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Film Review - BRAHMASTRA

by Ferry Bhatia
(Amritsar, Punjab, India)

Shiva is a love story at the core, but it soon takes form of a fight between the good and the evil when the energies that rule this universe take control. Brahmastra is like watching a video game. Written and directed by Ayan Mukerji, Brahmastra is a heady blend of Hindu mythology and sci-fi elements that serve as the backdrop of a love story which is unusual to say the least. Shiva (Ranbir Kapoor) is a DJ who falls for Isha (Alia Bhatt) at first sight and as their romance blossoms, his quest to find the reason behind his strange connection with fire becomes even stronger. His visions about destruction become clearer and unaware that he is destined to awaken the Brahmāstra, his path crosses with Guru ji (Amitabh Bachchan), the leader of the Brahmānsh, a secret society of sages who harness the Brahm-Shakti. Meanwhile, Junoon (Mouni Roy), the queen of dark forces, must find the fractured pieces of Brahmastra and bring her evil plans to fruition.

Brahmastra starts as your regular, conventional boy meets girl love saga, but it wastes no time in building the actual premise which is letting Shiva get on a journey together to find his ultimate purpose. With an overcomplicated screenplay, Brahmastra does get a bit convoluted at times but gets back on track soon enough too. Mukerji, who spent almost eight years to come out with the final film, clearly has gone overboard with certain aspects, but thankfully, it never reaches a point that it starts to bother and distract.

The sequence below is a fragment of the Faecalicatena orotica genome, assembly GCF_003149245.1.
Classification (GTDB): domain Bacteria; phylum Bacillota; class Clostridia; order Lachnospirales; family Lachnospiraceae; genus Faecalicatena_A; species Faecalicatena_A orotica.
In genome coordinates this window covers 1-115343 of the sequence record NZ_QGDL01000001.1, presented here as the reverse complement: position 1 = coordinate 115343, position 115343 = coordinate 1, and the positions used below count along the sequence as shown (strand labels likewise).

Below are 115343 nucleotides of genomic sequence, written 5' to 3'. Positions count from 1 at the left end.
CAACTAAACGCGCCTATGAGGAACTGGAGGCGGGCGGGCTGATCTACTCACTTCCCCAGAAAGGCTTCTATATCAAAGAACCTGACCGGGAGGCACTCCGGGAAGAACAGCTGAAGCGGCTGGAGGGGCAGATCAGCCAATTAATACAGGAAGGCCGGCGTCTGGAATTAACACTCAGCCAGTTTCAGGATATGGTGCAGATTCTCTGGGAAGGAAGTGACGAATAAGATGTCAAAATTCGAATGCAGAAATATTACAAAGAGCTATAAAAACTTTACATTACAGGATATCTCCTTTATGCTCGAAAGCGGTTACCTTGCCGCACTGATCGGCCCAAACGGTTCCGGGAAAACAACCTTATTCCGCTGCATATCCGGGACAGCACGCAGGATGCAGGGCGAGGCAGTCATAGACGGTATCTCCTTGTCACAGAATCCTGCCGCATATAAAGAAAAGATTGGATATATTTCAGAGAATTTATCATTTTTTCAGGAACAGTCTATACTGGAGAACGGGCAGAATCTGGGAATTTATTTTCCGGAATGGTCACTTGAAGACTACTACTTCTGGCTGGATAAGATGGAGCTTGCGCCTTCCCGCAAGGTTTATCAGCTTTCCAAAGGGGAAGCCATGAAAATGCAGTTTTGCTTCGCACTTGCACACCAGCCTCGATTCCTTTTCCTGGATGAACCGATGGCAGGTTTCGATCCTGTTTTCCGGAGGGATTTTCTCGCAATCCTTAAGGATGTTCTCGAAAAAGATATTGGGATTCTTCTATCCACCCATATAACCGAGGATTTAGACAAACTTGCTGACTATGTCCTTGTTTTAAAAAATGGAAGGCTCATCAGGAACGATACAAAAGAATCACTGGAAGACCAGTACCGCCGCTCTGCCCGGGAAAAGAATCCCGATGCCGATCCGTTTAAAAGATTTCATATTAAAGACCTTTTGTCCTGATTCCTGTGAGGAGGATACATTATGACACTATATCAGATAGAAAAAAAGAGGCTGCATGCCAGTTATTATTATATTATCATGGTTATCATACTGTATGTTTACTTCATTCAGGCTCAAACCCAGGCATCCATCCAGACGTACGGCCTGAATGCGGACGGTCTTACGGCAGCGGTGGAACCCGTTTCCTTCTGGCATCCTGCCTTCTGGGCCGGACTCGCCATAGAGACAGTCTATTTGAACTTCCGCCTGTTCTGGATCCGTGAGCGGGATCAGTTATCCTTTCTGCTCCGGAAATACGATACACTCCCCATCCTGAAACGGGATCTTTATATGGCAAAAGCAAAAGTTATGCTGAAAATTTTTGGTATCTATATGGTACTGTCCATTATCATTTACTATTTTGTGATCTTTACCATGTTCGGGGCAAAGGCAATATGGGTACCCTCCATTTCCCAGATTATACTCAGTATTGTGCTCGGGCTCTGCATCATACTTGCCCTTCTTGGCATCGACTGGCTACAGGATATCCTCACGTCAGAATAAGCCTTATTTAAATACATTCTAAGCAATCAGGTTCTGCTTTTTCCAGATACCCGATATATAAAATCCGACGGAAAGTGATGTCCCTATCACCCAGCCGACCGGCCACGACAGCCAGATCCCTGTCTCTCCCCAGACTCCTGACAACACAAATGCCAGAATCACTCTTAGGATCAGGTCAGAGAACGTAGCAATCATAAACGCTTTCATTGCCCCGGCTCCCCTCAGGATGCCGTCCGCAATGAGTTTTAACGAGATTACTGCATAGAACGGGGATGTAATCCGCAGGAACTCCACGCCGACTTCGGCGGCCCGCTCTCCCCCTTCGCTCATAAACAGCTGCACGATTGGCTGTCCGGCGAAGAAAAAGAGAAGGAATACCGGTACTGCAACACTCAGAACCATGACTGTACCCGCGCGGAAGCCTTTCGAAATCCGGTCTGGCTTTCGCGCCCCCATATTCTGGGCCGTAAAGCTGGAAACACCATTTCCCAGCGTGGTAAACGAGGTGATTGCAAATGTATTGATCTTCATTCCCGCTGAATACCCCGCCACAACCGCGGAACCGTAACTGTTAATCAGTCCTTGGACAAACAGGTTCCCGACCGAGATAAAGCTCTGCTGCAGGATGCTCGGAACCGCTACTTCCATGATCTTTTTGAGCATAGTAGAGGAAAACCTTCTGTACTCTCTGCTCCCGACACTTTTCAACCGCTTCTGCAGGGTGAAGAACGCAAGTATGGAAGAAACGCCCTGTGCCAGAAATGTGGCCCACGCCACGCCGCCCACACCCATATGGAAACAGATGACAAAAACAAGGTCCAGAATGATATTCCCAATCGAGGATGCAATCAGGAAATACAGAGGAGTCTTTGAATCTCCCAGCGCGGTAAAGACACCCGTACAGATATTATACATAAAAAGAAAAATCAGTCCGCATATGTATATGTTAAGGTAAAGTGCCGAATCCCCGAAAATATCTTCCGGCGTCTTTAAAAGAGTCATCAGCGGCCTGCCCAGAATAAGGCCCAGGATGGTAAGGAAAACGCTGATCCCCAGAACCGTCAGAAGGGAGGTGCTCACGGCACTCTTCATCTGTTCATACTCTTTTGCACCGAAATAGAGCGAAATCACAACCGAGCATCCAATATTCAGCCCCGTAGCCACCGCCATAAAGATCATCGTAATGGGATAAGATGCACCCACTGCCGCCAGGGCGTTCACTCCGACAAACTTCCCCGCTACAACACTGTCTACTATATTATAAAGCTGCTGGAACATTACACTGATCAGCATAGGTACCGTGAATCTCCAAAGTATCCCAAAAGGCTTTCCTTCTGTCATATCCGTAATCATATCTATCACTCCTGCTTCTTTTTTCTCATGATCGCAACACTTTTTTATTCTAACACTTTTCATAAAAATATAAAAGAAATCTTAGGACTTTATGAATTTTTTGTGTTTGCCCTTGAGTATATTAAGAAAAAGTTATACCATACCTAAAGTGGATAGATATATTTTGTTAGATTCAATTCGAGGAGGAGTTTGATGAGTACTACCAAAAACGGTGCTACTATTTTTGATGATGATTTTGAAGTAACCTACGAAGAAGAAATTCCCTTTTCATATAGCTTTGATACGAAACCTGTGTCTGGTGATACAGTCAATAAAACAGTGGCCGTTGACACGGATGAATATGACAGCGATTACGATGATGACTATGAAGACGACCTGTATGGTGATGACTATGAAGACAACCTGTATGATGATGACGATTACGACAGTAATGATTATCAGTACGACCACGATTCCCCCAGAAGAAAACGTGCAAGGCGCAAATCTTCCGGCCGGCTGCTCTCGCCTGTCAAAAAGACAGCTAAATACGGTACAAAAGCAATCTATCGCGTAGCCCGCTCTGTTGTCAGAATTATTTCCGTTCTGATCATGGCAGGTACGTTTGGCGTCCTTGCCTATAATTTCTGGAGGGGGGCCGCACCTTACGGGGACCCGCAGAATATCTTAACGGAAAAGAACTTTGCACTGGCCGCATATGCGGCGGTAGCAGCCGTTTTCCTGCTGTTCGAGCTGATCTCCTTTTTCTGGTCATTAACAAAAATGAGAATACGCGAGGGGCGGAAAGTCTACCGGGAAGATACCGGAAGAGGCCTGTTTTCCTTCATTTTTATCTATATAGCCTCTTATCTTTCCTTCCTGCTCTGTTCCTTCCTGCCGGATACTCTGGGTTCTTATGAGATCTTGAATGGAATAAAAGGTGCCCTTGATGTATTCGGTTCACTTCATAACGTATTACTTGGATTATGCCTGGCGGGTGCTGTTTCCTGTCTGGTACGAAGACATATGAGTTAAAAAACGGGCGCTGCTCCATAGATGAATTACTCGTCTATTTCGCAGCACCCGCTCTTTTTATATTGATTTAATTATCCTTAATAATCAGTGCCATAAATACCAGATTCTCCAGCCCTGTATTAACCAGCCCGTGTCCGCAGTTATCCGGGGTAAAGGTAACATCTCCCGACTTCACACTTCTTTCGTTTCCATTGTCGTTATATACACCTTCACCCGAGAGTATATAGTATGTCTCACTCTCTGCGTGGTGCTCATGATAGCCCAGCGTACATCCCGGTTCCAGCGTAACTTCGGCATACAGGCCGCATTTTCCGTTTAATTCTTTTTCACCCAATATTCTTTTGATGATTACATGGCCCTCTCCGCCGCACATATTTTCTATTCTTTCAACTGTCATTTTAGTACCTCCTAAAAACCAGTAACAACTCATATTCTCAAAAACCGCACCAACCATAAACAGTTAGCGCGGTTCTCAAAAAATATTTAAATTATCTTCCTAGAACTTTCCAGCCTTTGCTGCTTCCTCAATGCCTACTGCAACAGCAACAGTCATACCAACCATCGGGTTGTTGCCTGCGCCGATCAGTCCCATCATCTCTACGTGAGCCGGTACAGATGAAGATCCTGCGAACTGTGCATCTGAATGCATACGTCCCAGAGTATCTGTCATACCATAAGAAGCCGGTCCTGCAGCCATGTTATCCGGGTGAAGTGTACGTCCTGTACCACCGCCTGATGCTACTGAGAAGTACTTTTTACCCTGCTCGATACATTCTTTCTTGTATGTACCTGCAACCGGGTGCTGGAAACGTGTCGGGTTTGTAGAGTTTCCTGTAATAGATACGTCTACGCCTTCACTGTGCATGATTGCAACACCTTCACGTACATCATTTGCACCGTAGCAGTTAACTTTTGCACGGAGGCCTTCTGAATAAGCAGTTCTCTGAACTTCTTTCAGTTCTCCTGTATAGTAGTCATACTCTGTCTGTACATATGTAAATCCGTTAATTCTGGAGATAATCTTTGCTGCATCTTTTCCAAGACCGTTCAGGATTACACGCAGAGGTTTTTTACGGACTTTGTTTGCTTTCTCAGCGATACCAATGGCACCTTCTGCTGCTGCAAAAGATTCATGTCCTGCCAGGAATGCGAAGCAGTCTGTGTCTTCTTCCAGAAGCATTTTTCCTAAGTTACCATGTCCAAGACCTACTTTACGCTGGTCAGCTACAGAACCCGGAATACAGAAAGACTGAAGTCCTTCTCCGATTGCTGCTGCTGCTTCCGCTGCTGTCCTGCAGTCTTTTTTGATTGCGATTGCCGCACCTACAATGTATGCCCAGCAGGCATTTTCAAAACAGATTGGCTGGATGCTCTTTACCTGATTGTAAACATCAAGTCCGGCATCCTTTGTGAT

At 2 hours 45 minutes, the film seems a bit stretched, especially in the first half, and 20-25 minutes could have been easily chopped off at the editing table. While I liked the build of Shiva and Isha's romance in the first half, it didn't need to be stretched beyond a point. The second half takes off on a high note with flashback into Shiva's life and the whole mystery of Brahmastra and there are some really spectacular portions that leave you awestruck. While the story of Brahmastra was never really meant to be simple, it's the magic of VFX (all made in India), treatment of the astras, and grandeur of everything surrounding the characters that make it a visual spectacle and truly a cinematic experience to be enjoyed on the big screen.


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